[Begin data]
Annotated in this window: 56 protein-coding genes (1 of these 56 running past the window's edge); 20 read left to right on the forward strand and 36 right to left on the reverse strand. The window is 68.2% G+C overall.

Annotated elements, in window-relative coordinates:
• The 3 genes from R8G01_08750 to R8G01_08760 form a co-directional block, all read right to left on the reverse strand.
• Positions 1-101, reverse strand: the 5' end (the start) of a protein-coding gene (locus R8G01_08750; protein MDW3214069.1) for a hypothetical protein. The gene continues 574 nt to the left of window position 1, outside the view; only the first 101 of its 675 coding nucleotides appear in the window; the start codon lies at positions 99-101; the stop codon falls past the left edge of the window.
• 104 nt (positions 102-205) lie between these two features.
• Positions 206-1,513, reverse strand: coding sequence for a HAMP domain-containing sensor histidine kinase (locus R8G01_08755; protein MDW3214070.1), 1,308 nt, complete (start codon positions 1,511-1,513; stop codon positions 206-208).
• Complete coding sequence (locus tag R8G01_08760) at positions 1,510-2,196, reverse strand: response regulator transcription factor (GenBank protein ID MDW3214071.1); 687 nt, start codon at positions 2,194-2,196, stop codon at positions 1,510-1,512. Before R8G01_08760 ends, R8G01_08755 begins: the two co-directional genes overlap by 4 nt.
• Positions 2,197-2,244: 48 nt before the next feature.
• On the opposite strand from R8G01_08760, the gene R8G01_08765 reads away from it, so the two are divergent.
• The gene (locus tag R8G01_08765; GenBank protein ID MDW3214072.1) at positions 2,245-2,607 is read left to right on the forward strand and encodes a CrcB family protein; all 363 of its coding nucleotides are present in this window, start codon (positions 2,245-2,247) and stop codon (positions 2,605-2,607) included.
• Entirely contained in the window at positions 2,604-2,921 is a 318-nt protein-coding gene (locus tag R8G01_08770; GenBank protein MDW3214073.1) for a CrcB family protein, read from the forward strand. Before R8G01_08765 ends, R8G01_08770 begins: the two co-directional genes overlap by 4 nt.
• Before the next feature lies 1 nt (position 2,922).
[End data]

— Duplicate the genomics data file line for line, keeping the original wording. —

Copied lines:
Annotated in this window: 56 protein-coding genes (1 of these 56 running past the window's edge); 20 read left to right on the forward strand and 36 right to left on the reverse strand. The window is 68.2% G+C overall.

Annotated elements, in window-relative coordinates:
• The 3 genes from R8G01_08750 to R8G01_08760 form a co-directional block, all read right to left on the reverse strand.
• Positions 1-101, reverse strand: the 5' end (the start) of a protein-coding gene (locus R8G01_08750; protein MDW3214069.1) for a hypothetical protein. The gene continues 574 nt to the left of window position 1, outside the view; only the first 101 of its 675 coding nucleotides appear in the window; the start codon lies at positions 99-101; the stop codon falls past the left edge of the window.
• 104 nt (positions 102-205) lie between these two features.
• Positions 206-1,513, reverse strand: coding sequence for a HAMP domain-containing sensor histidine kinase (locus R8G01_08755; protein MDW3214070.1), 1,308 nt, complete (start codon positions 1,511-1,513; stop codon positions 206-208).
• Complete coding sequence (locus tag R8G01_08760) at positions 1,510-2,196, reverse strand: response regulator transcription factor (GenBank protein ID MDW3214071.1); 687 nt, start codon at positions 2,194-2,196, stop codon at positions 1,510-1,512. Before R8G01_08760 ends, R8G01_08755 begins: the two co-directional genes overlap by 4 nt.
• Positions 2,197-2,244: 48 nt before the next feature.
• On the opposite strand from R8G01_08760, the gene R8G01_08765 reads away from it, so the two are divergent.
• The gene (locus tag R8G01_08765; GenBank protein ID MDW3214072.1) at positions 2,245-2,607 is read left to right on the forward strand and encodes a CrcB family protein; all 363 of its coding nucleotides are present in this window, start codon (positions 2,245-2,247) and stop codon (positions 2,605-2,607) included.
• Entirely contained in the window at positions 2,604-2,921 is a 318-nt protein-coding gene (locus tag R8G01_08770; GenBank protein MDW3214073.1) for a CrcB family protein, read from the forward strand. Before R8G01_08765 ends, R8G01_08770 begins: the two co-directional genes overlap by 4 nt.
• Before the next feature lies 1 nt (position 2,922).